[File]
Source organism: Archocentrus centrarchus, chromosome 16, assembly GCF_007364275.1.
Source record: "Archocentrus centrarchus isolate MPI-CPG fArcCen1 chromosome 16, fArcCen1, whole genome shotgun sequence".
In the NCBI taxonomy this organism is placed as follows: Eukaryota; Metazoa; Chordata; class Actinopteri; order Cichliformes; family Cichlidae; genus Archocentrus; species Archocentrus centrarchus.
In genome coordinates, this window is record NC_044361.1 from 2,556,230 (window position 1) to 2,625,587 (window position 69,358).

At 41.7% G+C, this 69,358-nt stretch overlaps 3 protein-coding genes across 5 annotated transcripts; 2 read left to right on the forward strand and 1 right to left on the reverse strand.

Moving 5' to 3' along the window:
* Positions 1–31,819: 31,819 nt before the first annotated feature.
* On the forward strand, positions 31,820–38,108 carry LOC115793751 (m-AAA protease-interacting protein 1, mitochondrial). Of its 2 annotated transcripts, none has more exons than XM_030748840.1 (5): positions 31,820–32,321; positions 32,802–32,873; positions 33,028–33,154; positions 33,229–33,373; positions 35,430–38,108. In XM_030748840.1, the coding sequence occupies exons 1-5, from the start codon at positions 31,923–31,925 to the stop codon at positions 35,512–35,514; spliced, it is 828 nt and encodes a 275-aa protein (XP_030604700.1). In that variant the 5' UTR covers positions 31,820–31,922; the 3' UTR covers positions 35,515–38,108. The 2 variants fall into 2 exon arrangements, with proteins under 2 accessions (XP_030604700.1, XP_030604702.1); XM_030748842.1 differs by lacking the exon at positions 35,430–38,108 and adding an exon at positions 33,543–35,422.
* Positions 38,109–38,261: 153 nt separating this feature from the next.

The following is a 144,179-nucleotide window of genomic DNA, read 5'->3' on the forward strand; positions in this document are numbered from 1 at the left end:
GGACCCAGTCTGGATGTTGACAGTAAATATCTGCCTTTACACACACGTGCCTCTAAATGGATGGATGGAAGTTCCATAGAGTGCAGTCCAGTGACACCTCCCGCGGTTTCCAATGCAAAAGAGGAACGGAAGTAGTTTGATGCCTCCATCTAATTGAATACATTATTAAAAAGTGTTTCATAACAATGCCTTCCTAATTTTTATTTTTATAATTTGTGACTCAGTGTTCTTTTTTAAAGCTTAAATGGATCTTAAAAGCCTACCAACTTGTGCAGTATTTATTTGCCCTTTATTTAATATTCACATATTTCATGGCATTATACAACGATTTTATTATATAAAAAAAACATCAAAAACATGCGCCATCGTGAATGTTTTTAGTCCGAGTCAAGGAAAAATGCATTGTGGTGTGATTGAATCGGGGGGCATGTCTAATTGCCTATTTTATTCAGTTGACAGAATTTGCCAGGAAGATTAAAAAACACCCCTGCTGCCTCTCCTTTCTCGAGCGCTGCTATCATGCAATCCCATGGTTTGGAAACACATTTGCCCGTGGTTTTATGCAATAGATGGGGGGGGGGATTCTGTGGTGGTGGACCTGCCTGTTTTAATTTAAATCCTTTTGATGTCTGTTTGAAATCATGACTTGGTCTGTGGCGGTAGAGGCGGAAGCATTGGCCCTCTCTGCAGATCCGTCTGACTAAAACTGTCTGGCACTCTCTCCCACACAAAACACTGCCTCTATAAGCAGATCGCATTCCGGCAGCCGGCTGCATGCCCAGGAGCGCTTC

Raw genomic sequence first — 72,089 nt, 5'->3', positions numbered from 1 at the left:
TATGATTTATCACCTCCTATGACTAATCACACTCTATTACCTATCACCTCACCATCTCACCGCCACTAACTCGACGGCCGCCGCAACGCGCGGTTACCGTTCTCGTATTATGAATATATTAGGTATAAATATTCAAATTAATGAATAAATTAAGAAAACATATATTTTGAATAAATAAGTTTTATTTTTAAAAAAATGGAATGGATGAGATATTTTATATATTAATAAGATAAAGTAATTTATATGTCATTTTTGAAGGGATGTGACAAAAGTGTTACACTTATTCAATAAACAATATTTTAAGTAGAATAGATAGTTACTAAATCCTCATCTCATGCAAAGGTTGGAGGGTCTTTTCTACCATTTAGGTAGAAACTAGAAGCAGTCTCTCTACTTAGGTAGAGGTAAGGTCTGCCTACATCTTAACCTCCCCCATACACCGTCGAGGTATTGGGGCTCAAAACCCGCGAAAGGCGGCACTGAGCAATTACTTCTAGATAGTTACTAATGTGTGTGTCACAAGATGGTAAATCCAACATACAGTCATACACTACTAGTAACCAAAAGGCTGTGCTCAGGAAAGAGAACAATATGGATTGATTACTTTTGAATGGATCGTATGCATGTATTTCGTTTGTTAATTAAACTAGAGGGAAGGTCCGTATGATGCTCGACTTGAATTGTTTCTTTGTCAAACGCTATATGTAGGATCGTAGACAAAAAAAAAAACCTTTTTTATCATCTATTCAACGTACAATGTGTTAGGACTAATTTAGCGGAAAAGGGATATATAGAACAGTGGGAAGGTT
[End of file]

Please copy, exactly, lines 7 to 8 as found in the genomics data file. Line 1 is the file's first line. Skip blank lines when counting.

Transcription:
* Positions 1–31,819: 31,819 nt before the first annotated feature.
* On the forward strand, positions 31,820–38,108 carry LOC115793751 (m-AAA protease-interacting protein 1, mitochondrial). Of its 2 annotated transcripts, none has more exons than XM_030748840.1 (5): positions 31,820–32,321; positions 32,802–32,873; positions 33,028–33,154; positions 33,229–33,373; positions 35,430–38,108. In XM_030748840.1, the coding sequence occupies exons 1-5, from the start codon at positions 31,923–31,925 to the stop codon at positions 35,512–35,514; spliced, it is 828 nt and encodes a 275-aa protein (XP_030604700.1). In that variant the 5' UTR covers positions 31,820–31,922; the 3' UTR covers positions 35,515–38,108. The 2 variants fall into 2 exon arrangements, with proteins under 2 accessions (XP_030604700.1, XP_030604702.1); XM_030748842.1 differs by lacking the exon at positions 35,430–38,108 and adding an exon at positions 33,543–35,422.